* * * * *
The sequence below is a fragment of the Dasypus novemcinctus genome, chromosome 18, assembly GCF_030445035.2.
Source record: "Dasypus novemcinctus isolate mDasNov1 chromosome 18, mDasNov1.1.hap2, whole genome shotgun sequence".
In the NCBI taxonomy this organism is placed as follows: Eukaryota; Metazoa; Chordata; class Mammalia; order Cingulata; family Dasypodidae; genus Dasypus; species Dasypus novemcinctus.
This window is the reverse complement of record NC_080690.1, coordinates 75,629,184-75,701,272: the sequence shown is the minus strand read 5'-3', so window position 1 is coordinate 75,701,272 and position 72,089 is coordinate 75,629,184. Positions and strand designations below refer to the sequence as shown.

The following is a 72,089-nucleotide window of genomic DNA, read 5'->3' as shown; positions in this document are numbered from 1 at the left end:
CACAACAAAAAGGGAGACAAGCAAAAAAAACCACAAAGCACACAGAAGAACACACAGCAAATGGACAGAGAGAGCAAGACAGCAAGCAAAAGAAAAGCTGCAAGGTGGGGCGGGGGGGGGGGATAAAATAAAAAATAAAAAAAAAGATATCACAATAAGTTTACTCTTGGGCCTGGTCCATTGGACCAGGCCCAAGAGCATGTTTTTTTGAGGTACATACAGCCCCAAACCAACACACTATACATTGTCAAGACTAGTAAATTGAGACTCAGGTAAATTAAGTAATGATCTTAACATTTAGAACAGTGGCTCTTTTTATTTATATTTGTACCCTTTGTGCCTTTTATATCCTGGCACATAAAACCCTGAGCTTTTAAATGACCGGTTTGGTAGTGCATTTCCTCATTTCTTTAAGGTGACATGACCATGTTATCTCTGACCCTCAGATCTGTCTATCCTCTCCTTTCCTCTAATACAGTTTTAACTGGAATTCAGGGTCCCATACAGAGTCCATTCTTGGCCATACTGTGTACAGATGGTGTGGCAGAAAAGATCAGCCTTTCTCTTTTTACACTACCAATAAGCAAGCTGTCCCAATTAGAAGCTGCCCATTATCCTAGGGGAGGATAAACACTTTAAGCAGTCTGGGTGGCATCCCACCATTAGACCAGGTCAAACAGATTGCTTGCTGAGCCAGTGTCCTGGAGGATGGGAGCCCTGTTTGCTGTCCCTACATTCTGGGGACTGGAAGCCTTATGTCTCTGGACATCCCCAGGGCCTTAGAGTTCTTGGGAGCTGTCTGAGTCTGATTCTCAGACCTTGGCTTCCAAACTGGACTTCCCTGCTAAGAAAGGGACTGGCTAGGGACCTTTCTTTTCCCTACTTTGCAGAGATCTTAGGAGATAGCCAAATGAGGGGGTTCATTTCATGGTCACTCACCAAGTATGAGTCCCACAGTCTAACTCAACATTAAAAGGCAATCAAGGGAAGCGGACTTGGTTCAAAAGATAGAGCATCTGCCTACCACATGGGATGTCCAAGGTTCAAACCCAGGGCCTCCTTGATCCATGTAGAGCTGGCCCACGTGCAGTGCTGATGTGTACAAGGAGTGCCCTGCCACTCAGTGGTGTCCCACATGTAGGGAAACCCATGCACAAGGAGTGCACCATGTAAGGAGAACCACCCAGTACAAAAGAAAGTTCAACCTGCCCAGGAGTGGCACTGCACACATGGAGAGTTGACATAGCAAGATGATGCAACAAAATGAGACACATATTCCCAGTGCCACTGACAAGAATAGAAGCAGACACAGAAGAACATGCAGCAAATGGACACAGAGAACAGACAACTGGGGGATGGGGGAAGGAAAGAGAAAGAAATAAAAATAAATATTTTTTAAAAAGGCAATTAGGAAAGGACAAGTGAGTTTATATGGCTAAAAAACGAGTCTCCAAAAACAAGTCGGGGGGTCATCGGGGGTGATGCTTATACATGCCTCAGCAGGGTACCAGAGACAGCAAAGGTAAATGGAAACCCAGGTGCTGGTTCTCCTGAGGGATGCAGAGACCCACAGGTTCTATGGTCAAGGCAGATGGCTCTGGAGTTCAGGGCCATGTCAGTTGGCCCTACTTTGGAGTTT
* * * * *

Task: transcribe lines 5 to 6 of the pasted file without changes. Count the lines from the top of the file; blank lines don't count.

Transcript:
The following is a 72,089-nucleotide window of genomic DNA, read 5'->3' as shown; positions in this document are numbered from 1 at the left end:
CACAACAAAAAGGGAGACAAGCAAAAAAAACCACAAAGCACACAGAAGAACACACAGCAAATGGACAGAGAGAGCAAGACAGCAAGCAAAAGAAAAGCTGCAAGGTGGGGCGGGGGGGGGGGATAAAATAAAAAATAAAAAAAAAGATATCACAATAAGTTTACTCTTGGGCCTGGTCCATTGGACCAGGCCCAAGAGCATGTTTTTTTGAGGTACATACAGCCCCAAACCAACACACTATACATTGTCAAGACTAGTAAATTGAGACTCAGGTAAATTAAGTAATGATCTTAACATTTAGAACAGTGGCTCTTTTTATTTATATTTGTACCCTTTGTGCCTTTTATATCCTGGCACATAAAACCCTGAGCTTTTAAATGACCGGTTTGGTAGTGCATTTCCTCATTTCTTTAAGGTGACATGACCATGTTATCTCTGACCCTCAGATCTGTCTATCCTCTCCTTTCCTCTAATACAGTTTTAACTGGAATTCAGGGTCCCATACAGAGTCCATTCTTGGCCATACTGTGTACAGATGGTGTGGCAGAAAAGATCAGCCTTTCTCTTTTTACACTACCAATAAGCAAGCTGTCCCAATTAGAAGCTGCCCATTATCCTAGGGGAGGATAAACACTTTAAGCAGTCTGGGTGGCATCCCACCATTAGACCAGGTCAAACAGATTGCTTGCTGAGCCAGTGTCCTGGAGGATGGGAGCCCTGTTTGCTGTCCCTACATTCTGGGGACTGGAAGCCTTATGTCTCTGGACATCCCCAGGGCCTTAGAGTTCTTGGGAGCTGTCTGAGTCTGATTCTCAGACCTTGGCTTCCAAACTGGACTTCCCTGCTAAGAAAGGGACTGGCTAGGGACCTTTCTTTTCCCTACTTTGCAGAGATCTTAGGAGATAGCCAAATGAGGGGGTTCATTTCATGGTCACTCACCAAGTATGAGTCCCACAGTCTAACTCAACATTAAAAGGCAATCAAGGGAAGCGGACTTGGTTCAAAAGATAGAGCATCTGCCTACCACATGGGATGTCCAAGGTTCAAACCCAGGGCCTCCTTGATCCATGTAGAGCTGGCCCACGTGCAGTGCTGATGTGTACAAGGAGTGCCCTGCCACTCAGTGGTGTCCCACATGTAGGGAAACCCATGCACAAGGAGTGCACCATGTAAGGAGAACCACCCAGTACAAAAGAAAGTTCAACCTGCCCAGGAGTGGCACTGCACACATGGAGAGTTGACATAGCAAGATGATGCAACAAAATGAGACACATATTCCCAGTGCCACTGACAAGAATAGAAGCAGACACAGAAGAACATGCAGCAAATGGACACAGAGAACAGACAACTGGGGGATGGGGGAAGGAAAGAGAAAGAAATAAAAATAAATATTTTTTAAAAAGGCAATTAGGAAAGGACAAGTGAGTTTATATGGCTAAAAAACGAGTCTCCAAAAACAAGTCGGGGGGTCATCGGGGGTGATGCTTATACATGCCTCAGCAGGGTACCAGAGACAGCAAAGGTAAATGGAAACCCAGGTGCTGGTTCTCCTGAGGGATGCAGAGACCCACAGGTTCTATGGTCAAGGCAGATGGCTCTGGAGTTCAGGGCCATGTCAGTTGGCCCTACTTTGGAGTTT